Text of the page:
Just look at some of the critics’ shifts to see the multiple personalities of their positions.

One of their criticisms is that we’re not doing enough to fight Al Qaeda in Afghanistan. But fighting Al Qaeda in Iraq doesn’t seem to be necessary. Al Qaeda is suspected of setting off the bomb in Iraq’s parliament last week. But instead of using the occasion to reinvigorate the fight against them, defeatists here point to it as a reason to get out of Iraq. So, do they or don’t they think we need to fight Al Qaeda?

Congressman Smith noted how the violent overreach by Al Qaeda in Iraq has driven Iraqi’s together in a fight against them. Last Saturday’s Telegraph from Britain noted that the same attack had even brought Sunnis and Shiites in parliament together, resolved to fight Al Qaeda. Military intelligence and news articles over the last several months have shown the same trend, a growing, concerted effort against Al Qaeda by the Iraqi’s, especially in Anbar Province. Doesn’t it seem odd that they increasingly understand the threat from Al Qaeda while we seem less and less willing to acknowledge it?

But that’s not the only place where the factors for success are constantly on the move so as to allow pessimism and defeatism to run amuck.

How many senators and congressmen who had been calling for more troops in Iraq up to and through last summer, have spent the last four months arguing against that very same thing now that the President is implementing “the surge?”

Previously, when more and more provinces in Iraq were becoming peaceful, even to the point of being turned over to full Iraqi control from coalition authority, the defeatists belittled those accomplishments. We heard that progress in those places was irrelevant because Baghdad was the key to victory.

Now that the trends in Baghdad show signs of success, those stuck in multiple personality criticism mode point to the violence elsewhere in the country as reasons the cause is lost. So, is Baghdad the key or not? Or is that “benchmark” simply going to change to fulfill a predetermined, desired outcome?

One of the things I was told by the staff of a war critic in Washington was that even though Baghdad is the key, the surge wouldn’t work because the bad guys would simply “go to ground” and come out of hiding later. But violence popping up in other areas of the country is a clear indication that at least some of the bad guys flushed out of Baghdad. Now that same politician points to those series of events as reasons why the cause is lost. Beyond being short-sighted about the mobility and intentions of terrorists, it begs the simple question, “which way is it?” Why does the condition of the rest of the country now matter when it previously mattered so very little?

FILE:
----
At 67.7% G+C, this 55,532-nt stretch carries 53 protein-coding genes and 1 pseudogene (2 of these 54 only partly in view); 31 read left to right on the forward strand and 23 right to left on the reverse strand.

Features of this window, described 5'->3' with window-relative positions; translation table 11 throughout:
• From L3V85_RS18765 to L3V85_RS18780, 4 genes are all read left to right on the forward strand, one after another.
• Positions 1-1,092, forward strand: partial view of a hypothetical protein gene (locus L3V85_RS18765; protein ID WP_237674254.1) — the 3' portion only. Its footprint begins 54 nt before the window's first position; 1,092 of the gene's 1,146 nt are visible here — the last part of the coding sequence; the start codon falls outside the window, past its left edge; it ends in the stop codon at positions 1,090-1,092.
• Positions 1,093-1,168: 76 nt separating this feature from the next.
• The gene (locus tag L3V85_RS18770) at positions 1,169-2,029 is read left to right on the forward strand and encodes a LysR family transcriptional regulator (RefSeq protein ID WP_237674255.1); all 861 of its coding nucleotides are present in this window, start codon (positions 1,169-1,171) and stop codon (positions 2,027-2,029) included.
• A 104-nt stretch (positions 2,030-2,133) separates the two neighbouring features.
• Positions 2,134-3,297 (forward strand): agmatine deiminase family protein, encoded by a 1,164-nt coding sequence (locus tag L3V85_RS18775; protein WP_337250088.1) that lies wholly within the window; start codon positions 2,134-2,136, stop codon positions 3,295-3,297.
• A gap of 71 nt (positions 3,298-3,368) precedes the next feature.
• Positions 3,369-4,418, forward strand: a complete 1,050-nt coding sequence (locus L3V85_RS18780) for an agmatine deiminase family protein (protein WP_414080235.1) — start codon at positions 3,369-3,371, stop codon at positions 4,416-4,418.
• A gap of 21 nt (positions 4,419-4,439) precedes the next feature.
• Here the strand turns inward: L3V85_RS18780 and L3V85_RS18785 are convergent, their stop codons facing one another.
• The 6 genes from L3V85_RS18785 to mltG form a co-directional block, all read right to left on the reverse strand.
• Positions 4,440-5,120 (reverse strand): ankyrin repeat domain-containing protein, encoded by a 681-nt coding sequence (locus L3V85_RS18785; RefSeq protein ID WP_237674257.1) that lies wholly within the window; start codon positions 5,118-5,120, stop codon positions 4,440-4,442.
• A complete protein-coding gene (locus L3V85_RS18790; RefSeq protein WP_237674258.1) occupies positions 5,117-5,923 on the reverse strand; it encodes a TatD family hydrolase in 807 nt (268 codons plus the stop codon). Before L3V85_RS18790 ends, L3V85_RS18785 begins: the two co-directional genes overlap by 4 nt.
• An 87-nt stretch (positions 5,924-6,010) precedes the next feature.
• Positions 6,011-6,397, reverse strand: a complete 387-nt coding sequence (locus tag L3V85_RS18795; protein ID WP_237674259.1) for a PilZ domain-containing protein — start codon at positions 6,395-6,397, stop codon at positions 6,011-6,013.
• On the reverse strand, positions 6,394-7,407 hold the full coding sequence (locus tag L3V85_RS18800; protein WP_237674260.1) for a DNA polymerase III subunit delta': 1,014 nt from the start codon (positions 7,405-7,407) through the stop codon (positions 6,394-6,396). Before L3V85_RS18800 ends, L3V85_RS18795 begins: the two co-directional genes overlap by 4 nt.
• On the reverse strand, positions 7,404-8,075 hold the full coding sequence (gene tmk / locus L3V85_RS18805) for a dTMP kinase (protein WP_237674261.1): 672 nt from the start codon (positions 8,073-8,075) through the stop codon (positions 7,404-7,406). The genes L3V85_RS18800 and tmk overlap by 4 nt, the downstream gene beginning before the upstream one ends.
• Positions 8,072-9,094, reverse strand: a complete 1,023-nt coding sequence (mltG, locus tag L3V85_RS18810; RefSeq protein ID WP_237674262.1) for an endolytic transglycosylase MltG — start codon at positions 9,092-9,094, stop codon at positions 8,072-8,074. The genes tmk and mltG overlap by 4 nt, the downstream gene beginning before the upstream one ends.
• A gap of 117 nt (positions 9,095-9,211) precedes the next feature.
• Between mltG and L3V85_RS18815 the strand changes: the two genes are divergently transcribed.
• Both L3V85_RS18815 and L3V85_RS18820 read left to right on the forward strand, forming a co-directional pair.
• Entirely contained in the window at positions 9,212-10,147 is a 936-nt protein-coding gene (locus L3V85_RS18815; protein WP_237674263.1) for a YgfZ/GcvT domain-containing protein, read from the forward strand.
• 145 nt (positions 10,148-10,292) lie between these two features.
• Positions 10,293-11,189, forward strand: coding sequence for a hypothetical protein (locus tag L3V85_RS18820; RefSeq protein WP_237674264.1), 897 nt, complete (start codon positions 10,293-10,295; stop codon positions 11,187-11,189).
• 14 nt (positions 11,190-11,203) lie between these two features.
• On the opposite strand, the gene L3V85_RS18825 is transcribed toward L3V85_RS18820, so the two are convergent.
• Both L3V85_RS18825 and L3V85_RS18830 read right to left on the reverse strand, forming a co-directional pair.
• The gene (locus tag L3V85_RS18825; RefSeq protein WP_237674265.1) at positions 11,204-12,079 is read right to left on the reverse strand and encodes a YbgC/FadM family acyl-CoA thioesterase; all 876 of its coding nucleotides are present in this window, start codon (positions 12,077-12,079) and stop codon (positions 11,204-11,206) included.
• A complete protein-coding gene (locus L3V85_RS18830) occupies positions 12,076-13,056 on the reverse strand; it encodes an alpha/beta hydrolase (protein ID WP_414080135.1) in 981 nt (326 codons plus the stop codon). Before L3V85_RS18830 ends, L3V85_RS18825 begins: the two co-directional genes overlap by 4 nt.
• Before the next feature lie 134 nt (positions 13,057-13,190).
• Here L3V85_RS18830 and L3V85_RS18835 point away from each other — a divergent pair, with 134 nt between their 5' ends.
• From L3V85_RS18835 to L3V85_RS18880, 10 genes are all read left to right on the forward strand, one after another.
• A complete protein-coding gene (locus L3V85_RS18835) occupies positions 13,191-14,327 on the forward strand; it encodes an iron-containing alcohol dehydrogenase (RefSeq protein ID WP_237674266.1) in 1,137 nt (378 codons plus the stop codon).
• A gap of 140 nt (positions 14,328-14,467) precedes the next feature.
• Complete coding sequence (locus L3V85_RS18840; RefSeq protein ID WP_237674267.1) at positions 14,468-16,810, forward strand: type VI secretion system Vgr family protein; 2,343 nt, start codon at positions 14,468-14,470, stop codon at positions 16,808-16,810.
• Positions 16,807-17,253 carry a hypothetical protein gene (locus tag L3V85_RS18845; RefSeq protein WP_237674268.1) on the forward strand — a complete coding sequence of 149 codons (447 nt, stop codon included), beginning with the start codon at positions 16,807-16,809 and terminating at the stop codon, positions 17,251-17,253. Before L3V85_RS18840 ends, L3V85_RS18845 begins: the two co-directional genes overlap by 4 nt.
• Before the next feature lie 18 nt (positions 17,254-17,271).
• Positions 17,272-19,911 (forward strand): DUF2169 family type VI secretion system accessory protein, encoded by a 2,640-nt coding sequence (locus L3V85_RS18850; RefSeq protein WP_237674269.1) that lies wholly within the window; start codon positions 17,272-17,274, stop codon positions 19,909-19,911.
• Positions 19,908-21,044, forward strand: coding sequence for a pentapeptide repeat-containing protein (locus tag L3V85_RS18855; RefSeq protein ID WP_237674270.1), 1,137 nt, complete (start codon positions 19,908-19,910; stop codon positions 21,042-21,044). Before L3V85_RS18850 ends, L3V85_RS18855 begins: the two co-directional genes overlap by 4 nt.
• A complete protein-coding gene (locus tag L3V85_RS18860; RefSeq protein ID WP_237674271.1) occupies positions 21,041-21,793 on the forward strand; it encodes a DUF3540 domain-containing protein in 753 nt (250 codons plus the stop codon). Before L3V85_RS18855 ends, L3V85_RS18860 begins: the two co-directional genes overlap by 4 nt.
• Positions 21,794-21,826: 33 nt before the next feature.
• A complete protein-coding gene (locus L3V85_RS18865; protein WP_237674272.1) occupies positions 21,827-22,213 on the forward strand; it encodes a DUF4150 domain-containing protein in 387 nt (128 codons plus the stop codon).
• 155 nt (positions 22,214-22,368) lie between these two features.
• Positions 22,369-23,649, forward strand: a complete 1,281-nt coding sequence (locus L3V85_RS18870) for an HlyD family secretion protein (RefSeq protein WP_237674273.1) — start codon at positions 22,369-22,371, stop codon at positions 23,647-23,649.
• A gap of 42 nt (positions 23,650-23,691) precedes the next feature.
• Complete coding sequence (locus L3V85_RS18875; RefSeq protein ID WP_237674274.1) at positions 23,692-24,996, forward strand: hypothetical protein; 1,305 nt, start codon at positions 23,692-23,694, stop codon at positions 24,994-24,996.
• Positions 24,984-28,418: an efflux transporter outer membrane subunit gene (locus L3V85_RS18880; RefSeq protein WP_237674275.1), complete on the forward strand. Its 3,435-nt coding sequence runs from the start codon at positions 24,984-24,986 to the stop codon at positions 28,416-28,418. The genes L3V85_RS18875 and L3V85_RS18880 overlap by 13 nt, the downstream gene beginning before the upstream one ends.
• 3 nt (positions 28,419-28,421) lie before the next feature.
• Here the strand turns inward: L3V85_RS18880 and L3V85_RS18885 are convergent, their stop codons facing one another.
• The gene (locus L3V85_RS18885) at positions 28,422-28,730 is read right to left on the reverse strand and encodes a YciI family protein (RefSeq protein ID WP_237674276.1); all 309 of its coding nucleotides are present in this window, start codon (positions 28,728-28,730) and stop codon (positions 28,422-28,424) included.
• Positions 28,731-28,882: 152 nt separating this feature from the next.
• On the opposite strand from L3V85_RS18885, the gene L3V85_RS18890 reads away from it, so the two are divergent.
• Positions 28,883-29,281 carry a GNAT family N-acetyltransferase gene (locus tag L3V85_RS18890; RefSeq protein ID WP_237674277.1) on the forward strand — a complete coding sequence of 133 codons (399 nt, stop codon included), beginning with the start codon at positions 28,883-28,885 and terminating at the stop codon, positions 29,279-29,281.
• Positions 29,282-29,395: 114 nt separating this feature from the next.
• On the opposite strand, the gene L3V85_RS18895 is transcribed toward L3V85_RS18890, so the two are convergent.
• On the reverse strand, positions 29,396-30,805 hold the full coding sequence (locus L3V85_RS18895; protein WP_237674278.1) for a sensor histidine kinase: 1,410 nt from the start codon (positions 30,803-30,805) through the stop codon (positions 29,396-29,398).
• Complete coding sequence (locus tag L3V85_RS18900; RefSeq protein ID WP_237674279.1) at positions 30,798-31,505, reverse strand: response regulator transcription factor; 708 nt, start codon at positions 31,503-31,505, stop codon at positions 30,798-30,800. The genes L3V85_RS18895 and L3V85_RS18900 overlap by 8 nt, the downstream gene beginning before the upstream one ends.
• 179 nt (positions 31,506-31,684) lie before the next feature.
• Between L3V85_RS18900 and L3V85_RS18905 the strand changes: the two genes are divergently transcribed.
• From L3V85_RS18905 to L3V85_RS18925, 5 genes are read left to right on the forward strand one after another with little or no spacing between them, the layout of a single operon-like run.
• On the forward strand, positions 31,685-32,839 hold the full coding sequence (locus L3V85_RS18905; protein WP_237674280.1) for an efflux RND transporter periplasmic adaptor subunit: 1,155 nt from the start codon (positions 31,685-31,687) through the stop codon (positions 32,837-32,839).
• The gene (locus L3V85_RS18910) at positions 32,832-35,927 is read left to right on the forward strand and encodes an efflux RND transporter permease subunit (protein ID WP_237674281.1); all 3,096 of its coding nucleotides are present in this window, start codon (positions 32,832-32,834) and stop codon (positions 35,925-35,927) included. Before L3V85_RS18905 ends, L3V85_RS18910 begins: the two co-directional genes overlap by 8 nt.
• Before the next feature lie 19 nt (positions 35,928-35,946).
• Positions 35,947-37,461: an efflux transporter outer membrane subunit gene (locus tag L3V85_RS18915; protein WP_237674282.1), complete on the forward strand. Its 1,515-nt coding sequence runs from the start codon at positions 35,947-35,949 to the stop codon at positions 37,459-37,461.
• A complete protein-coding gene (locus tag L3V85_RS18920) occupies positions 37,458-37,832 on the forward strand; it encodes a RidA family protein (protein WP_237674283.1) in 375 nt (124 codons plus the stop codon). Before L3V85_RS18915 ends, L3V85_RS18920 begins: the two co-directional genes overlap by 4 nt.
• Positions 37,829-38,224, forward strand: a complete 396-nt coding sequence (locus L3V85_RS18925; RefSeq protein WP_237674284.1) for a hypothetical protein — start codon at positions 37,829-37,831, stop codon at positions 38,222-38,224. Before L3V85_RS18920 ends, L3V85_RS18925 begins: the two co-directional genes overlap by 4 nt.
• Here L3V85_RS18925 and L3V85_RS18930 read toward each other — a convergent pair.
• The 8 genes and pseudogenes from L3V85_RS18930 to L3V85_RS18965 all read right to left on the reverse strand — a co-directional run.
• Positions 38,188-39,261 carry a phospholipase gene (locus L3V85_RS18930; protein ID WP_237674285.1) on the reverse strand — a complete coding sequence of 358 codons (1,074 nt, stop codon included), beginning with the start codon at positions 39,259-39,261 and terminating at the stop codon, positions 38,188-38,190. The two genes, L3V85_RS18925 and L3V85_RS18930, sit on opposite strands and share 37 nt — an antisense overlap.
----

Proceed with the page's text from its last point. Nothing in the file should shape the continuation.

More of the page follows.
However, there’s no point for those who really need to answer these questions to do so. They’re likely to change their answers as conditions improve in one place or another that contradict their positions, thus forcing them to change their answers, again.

Regardless, what it does illustrate is why there shouldn’t be micromanagement by Congress via the supplemental spending bill, because the defeatists demanding the strings be attached are sure to constantly change the length, number, color, and size of the strings to ensure we can’t succeed.

Tuesday, April 10, 2007

There Was a Global War on Terror?

I have earned an award which recognizes my service in a war that doesn’t exist, at least as far as some Democrats in the House of Representatives are concerned.

According to a March 27th House Armed Services Committee memo penned by the new Democratic leadership, the term “global war on terror” is not to be used.

So, what in the world am I to do with the Global War on Terrorism Expeditionary Medal I was awarded for my service in Iraq?

If the war doesn’t exist, should the medal also not exist?

The same memo calls the term “global war on terrorism” a “colloquialism.”

So should we change the name of the medal to the “Colloquialism Medal?” That’s a whole lot of medals to change for all of us who’ve served to fight terrorism throughout the world and been awarded the Global War on Terrorism Expeditionary Medal. We’d also have to change all the Global War on Terrorism Service Medals for those who’ve earned that award.

“Colloquialism Medal,” sounds like something I should have gotten for stellar performance in high school English, rather than something awarded for combat operations. Maybe I should have a picture of Walt Whitman etched on mine instead?